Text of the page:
This may, or may not, be the serialized start of something or other.
Don’t believe the feel-good hype, or in the vernacular of the 21st century, the meme of the snowflake: That ubiquitous myth of uniqueness that no two snowflakes are alike.
True, the outward appearances of snowflakes have a wide range of variance, as our own human appearances vary widely from one another. But with both snowflakes and humans, we vary only within the physical parameters within which we can be called a snowflake or a human. In the end, for all our differences, we’re just human, subject to what Shakespeare called “the heart-ache and the thousand natural shocks that flesh is heir to”, until we shuffle off this mortal coil.
We are like snowflakes in that important way, of course: we’re temporary.
But we can still tell a good story.
I think all stories really begin at the end; or at least at the level or space you inhabit when you decide it’s time to start telling it. Not even that, maybe. Perhaps stories merely start when you’re able to start telling them.
I honestly don’t know right now, either, whether this is a memoir or a work of fiction. Maybe the retelling of any life story is a generous helping of both. While few periods in history seem as loose and easy with facts as the 21st century, an unyielding fact of the matter of “truth” is that writers and historians have timelessly blurred the line between what’s real and what may only be a close facsimile, or even just a kissing cousin, to truth or reality.
In criticisms of humorist David Sedaris a dozen or so years ago, the New Republic blasted him for “adulterating his nonfiction with many imagined settings, scenes, and dialogue,” An article in Slate , by Jack Shafer, presented some other views on the topic, quoting J. Peder Zane in the Raleigh News & Observer, “Exaggeration and embellishment are what allow humor to suggest larger truths “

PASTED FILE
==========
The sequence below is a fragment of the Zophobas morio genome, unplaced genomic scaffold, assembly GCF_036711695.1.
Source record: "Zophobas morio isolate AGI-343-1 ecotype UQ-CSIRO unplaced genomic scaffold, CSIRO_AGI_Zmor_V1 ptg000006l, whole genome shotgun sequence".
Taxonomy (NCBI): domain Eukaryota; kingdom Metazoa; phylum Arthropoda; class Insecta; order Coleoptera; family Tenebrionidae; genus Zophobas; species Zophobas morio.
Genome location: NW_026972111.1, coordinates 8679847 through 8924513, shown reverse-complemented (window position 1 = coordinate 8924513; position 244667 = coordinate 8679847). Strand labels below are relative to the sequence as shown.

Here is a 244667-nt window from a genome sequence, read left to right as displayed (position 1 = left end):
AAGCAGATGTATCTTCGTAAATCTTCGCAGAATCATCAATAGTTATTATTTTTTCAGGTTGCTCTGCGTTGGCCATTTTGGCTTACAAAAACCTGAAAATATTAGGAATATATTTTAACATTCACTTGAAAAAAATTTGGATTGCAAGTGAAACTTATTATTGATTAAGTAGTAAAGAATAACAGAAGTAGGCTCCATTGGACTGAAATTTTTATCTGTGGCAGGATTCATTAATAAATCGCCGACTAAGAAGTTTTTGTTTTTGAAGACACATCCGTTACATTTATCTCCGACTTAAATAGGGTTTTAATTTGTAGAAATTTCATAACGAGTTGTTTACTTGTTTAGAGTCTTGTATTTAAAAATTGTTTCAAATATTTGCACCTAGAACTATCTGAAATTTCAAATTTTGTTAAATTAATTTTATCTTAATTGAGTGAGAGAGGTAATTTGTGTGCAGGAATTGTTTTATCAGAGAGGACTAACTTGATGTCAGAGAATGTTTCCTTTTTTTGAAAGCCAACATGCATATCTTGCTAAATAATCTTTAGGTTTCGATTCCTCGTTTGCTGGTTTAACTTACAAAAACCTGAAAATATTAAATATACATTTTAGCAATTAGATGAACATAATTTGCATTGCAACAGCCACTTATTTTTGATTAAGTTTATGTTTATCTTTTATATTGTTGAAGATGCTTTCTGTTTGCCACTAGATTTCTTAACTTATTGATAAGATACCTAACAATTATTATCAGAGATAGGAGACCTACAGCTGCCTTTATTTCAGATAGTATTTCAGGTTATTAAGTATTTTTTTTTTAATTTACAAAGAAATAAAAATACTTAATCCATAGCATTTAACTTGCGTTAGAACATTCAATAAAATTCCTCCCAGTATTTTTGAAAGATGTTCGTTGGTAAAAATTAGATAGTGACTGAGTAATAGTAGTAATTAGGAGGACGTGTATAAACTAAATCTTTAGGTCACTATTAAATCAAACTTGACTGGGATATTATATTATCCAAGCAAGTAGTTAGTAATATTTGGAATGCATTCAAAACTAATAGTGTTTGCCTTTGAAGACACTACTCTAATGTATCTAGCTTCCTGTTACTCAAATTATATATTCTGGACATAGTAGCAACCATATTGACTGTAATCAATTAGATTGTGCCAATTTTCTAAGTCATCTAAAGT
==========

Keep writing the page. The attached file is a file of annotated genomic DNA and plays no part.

This may be true, acknowledged Shafer, but he adds, “Sedaris has long insisted that his nonfiction stories are both true and exaggerated, which when you think about it is impossible. “
I can’t speak to your reality, Unknown Reader. But I can speak to mine, and I know that the facts of my life are reshaped and augmented in the fermentative brewing processes of memory. The nonfiction experiences of my life take on new dimensions, meaning and impact in their telling and retelling that blend the simple facts of that experience – the day of the week, the time, the season, the place – with what may well be exaggerated take-aways of the experience, that are nonetheless true in my life.
We have centuries of literature that speak to that blended reality of truth and exaggeration – from the Bible – which millions claim to be the unerring word of god despite the obvious exaggerations in it, to probably every biography and autobiography ever written. What is fiction but some dream version of nonfiction?
But I digress – as I will do constantly. My point is: Does it really matter? Will it matter here?